Ac­tive Par­ent In­volve­ment May Cut Obe­sity Risk In Kids

Fiji Sun - - Spectrum -

Wor­ried about the un­healthy life­style of your kids? If yes, take heart. A new study says par­ents who di­rectly and ac­tively en­gage with their chil­dren are likely to pro­mote healthy liv­ing that in­cludes phys­i­cal ac­tiv­ity, healthy eat­ing, and less seden­tary time — im­por­tant be­havioural de­ter­mi­nants of child­hood overweight and obe­sity. “The study shows that sim­ple en­cour­age­ment is not enough — ac­tive parental sup­port is essential,” said Heather Man­son, chief of health pro­mo­tion (chronic dis­ease and in­jury preven­tion) at Pub­lic Health On­tario (PHO), in Canada. Overweight and obese in­di­vid­u­als are at an increased risk of chronic con­di­tions like car­dio­vas­cu­lar dis­ease, Type II di­a­betes, can­cer in adult­hood, and ul­ti­mately an increased risk of pre­ma­ture mor­tal­ity. Im­prov­ing par­ent sup­port be­hav­iours could be ef­fec­tive in mit­i­gat­ing the bur­den of ex­cess body weight in child­hood, the re­searchers said. The find­ings showed that chil­dren whose par­ents took them to parks, play­grounds or sports pro­grammes were twice as likely to be phys­i­cally ac­tive. Chil­dren whose par­ents took part in phys­i­cal ac­tiv­ity along with them were 35 per cent more likely to meet phys­i­cal ac­tiv­ity guide­lines. Fur­ther, chil­dren whose par­ents served raw fruits and veg­eta­bles as snacks, be­tween meals, were al­most five times more likely to de­velop healthy eat­ing be­hav­iour. In ad­di­tion, chil­dren whose par­ents ate meals reg­u­larly with their fam­ily and were away from the tele­vi­sion were 67 per cent more likely to eat healthy foods like fruits and green veg­eta­bles. Chil­dren whose par­ents en­forced rules about their kids’ time be­fore the screen were twice as likely not to de­velop seden­tary be­hav­iour. The study also found that chil­dren were more likely to de­velop seden­tary be­hav­iours if fam­i­lies watch TV to­gether or if there were sev­eral TVs in the house, the re­searchers con­cluded, in the pa­per ap­pear­ing in the jour­nal BMC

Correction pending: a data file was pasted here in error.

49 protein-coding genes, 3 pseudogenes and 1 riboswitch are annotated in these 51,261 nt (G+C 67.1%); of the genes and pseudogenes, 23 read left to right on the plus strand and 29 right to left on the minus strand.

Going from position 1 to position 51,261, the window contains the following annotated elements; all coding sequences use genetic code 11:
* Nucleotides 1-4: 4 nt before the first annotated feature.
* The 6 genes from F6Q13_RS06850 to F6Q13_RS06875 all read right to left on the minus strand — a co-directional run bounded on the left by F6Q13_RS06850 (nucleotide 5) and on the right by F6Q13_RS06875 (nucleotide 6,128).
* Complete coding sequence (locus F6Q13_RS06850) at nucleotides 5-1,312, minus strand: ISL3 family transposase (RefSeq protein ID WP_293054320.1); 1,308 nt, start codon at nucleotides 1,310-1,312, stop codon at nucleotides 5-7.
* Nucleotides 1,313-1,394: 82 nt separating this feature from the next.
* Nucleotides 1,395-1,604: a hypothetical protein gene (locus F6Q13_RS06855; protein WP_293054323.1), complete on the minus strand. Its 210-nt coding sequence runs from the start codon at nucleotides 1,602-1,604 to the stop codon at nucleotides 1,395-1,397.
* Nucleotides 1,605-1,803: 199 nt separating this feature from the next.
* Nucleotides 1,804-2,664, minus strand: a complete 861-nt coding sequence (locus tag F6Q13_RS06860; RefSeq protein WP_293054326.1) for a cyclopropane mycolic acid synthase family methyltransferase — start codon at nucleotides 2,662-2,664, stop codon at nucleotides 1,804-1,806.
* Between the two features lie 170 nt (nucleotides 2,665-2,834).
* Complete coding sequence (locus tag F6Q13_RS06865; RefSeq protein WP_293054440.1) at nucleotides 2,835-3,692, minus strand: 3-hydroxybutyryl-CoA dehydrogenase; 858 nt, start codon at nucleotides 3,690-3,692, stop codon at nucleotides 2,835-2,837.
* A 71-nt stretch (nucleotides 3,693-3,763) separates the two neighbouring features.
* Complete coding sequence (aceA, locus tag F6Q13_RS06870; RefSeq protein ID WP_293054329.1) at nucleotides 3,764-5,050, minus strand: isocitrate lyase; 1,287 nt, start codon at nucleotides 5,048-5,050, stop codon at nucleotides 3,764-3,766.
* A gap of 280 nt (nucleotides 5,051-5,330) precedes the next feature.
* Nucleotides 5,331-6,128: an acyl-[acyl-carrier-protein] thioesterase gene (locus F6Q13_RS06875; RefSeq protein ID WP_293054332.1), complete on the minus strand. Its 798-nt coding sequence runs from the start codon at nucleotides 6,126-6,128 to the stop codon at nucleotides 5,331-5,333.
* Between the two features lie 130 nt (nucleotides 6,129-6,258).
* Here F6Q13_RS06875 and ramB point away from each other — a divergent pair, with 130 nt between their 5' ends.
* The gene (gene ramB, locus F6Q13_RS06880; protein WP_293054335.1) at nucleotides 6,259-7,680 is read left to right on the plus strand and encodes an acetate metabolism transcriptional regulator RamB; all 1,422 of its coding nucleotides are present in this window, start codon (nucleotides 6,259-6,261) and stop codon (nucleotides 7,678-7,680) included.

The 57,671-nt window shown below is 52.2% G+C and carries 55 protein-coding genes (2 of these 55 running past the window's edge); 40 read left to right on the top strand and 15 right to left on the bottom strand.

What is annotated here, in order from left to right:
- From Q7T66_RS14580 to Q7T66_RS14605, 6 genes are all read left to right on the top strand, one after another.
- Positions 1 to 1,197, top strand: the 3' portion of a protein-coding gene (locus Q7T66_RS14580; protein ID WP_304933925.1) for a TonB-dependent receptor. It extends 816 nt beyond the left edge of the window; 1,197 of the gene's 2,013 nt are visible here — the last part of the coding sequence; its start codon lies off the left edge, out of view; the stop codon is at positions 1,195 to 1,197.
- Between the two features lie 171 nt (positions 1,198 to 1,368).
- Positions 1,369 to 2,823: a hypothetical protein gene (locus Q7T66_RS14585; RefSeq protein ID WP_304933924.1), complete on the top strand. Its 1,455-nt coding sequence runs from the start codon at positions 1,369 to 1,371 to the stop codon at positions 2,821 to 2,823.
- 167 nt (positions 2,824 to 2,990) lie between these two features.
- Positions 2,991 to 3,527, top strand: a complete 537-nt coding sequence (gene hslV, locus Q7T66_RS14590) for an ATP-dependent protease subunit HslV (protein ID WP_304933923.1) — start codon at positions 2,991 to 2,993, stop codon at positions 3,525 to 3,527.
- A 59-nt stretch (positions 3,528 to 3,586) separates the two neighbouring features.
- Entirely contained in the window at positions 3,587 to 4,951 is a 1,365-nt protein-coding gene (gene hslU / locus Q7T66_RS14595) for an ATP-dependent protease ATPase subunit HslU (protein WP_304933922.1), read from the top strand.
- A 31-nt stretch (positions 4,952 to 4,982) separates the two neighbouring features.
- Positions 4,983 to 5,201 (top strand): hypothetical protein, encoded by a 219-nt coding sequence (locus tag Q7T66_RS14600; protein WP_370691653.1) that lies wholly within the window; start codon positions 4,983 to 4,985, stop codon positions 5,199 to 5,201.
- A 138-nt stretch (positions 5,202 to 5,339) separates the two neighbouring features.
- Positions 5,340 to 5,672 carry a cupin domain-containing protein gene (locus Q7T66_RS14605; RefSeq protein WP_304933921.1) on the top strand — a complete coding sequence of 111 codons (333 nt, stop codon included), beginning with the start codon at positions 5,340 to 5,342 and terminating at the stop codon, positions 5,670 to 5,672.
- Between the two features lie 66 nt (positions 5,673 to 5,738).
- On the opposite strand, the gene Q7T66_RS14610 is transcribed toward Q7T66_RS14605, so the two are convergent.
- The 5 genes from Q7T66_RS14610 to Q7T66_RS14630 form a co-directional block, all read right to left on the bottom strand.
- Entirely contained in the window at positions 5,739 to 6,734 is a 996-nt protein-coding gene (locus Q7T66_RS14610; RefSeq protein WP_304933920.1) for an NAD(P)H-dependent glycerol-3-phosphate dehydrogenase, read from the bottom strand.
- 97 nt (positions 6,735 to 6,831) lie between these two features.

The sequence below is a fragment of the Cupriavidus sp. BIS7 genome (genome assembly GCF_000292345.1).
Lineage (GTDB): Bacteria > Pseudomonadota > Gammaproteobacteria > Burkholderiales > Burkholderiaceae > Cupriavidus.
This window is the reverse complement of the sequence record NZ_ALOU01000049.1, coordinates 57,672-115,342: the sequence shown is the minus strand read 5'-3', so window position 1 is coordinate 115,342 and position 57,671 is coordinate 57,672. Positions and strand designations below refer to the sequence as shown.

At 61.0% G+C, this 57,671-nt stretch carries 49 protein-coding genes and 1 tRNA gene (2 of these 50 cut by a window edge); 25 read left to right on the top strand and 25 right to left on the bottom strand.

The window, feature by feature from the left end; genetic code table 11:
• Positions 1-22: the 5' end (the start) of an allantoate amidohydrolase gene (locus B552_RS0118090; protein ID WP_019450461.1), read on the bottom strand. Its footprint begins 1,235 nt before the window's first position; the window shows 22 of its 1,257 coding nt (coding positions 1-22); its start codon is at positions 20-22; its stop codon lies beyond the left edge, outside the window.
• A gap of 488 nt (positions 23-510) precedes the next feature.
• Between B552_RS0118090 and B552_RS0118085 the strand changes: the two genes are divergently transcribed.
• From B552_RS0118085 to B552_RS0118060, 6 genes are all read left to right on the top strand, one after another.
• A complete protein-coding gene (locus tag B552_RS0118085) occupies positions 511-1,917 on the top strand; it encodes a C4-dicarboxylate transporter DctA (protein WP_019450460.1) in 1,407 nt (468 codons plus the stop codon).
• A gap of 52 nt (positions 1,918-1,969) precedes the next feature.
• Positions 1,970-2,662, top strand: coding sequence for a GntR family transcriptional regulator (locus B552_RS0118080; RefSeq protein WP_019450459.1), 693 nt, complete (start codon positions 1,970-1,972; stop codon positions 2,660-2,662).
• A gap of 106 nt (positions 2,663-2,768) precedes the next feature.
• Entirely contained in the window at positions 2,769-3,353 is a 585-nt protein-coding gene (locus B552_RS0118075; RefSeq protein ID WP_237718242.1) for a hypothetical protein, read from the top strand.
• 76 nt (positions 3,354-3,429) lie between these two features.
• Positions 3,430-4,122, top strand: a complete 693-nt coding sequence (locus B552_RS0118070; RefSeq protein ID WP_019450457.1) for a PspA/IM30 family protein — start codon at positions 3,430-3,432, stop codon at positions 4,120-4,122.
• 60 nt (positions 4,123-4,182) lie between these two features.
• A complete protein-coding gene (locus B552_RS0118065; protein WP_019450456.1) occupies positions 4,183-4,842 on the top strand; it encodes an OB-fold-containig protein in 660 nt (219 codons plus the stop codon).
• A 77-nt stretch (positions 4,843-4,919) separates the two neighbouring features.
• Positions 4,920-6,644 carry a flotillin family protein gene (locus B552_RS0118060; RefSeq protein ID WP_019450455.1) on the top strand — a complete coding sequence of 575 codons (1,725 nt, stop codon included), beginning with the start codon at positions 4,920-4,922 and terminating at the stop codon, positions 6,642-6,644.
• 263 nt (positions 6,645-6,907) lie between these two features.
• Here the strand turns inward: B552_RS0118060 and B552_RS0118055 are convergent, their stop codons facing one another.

Pub­lic Health.

In­dian Ex­press Feed­back: jy­otip@fi­jisun.com.fj Overweight and obese in­di­vid­u­als are at an increased risk of chronic con­di­tions like car­dio­vas­cu­lar dis­ease, Type II di­a­betes, can­cer in adult­hood, and ul­ti­mately an increased risk of pre­ma­ture mor­tal­ity.

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